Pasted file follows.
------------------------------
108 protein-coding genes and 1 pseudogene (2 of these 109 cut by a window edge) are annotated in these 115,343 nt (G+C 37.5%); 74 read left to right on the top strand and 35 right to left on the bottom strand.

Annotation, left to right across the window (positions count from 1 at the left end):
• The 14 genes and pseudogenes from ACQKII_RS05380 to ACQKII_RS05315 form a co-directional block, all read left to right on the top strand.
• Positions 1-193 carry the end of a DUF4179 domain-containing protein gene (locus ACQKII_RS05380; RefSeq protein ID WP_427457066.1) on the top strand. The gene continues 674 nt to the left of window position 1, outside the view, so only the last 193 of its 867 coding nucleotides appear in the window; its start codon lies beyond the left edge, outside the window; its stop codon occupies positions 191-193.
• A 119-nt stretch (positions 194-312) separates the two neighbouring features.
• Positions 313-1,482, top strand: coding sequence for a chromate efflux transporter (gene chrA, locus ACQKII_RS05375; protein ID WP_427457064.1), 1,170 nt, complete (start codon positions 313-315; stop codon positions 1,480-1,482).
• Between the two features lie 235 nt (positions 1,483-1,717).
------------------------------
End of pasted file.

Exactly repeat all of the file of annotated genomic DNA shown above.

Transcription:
108 protein-coding genes and 1 pseudogene (2 of these 109 cut by a window edge) are annotated in these 115,343 nt (G+C 37.5%); 74 read left to right on the top strand and 35 right to left on the bottom strand.

Annotation, left to right across the window (positions count from 1 at the left end):
• The 14 genes and pseudogenes from ACQKII_RS05380 to ACQKII_RS05315 form a co-directional block, all read left to right on the top strand.
• Positions 1-193 carry the end of a DUF4179 domain-containing protein gene (locus ACQKII_RS05380; RefSeq protein ID WP_427457066.1) on the top strand. The gene continues 674 nt to the left of window position 1, outside the view, so only the last 193 of its 867 coding nucleotides appear in the window; its start codon lies beyond the left edge, outside the window; its stop codon occupies positions 191-193.
• A 119-nt stretch (positions 194-312) separates the two neighbouring features.
• Positions 313-1,482, top strand: coding sequence for a chromate efflux transporter (gene chrA, locus ACQKII_RS05375; protein ID WP_427457064.1), 1,170 nt, complete (start codon positions 313-315; stop codon positions 1,480-1,482).
• Between the two features lie 235 nt (positions 1,483-1,717).